Accuracy in Media

Two months ago, the mainstream media published headlines which expressed fears about then-escalating tensions between Iran and the United States after a U.S. airstrike killed Iranian general Qassam Soleimani. But, a recent rocket attack by suspected Iranian-backed militia that killed two Americans and a British national did not spark the same headlines.

The deadly rocket attack in Iraq was believed to have been conducted by members of the Iranian-backed Revolutionary Guards. Twelve other personnel were injured in the attack and the military has yet to publicly identify the victims until kin notification has taken place, but said that they believe the Iranian military proxies fired the rockets.

But this time, the media did not publish headlines that hinted at a possible war between Iran and the United States. CNN headlined the news story, “2 Americans and 1 British national killed in rocket attack on base in Iraq.”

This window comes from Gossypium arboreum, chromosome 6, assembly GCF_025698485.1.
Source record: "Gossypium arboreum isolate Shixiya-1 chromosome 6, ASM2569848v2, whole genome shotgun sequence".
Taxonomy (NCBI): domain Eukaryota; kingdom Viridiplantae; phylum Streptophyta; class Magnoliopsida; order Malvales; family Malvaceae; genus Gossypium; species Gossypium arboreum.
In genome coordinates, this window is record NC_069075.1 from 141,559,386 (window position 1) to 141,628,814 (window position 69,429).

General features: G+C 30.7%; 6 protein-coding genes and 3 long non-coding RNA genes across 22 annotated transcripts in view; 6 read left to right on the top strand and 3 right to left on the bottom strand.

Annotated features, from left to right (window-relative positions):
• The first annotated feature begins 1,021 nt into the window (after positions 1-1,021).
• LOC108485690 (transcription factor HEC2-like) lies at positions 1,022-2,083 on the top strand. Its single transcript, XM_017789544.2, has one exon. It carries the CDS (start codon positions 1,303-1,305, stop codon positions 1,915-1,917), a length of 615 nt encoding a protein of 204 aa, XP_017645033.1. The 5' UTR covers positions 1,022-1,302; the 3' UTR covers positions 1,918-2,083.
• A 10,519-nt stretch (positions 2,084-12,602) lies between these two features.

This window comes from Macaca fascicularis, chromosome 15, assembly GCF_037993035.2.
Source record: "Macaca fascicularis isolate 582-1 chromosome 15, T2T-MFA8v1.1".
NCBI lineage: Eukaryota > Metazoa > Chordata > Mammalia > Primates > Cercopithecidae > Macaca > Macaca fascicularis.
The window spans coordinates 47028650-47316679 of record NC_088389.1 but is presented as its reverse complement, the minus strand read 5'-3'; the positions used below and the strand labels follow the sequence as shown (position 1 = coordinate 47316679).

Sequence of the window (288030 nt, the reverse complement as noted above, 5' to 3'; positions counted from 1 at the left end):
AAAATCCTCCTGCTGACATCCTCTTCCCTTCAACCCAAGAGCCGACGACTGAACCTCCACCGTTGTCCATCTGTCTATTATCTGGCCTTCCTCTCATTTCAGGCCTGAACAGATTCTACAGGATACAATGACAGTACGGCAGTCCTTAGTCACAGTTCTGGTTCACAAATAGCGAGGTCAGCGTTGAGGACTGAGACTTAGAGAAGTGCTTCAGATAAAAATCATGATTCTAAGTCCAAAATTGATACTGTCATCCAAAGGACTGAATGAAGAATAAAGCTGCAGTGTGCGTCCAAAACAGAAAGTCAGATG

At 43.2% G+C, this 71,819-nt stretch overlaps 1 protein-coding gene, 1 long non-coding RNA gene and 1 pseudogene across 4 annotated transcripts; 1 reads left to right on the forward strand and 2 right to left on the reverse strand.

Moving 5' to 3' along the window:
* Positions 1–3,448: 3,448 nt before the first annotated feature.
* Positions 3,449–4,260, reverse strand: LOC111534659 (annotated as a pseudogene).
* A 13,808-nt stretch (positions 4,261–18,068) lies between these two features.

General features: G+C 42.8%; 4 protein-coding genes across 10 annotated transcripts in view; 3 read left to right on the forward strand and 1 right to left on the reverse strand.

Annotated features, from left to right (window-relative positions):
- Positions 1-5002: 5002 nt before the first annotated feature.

Compare that headline to a CNN article from January 3, 2020, which read, “Russia warns of ‘grave consequences’ of US attack.” Or another article from the same day which said, “Iranian ambassador to UN: Soleimani killing is an ‘act of war.’”

The media has moved past its gloomy headlines from early January 2020, which did not result in a war between Iran and the United States. It should stick to fact-driven headlines and avoid its fear-mongering headlines of the recent past. CNN should not have engaged in such rhetoric to begin with, and their recent article hinted that they tabled rumors of war, for now.

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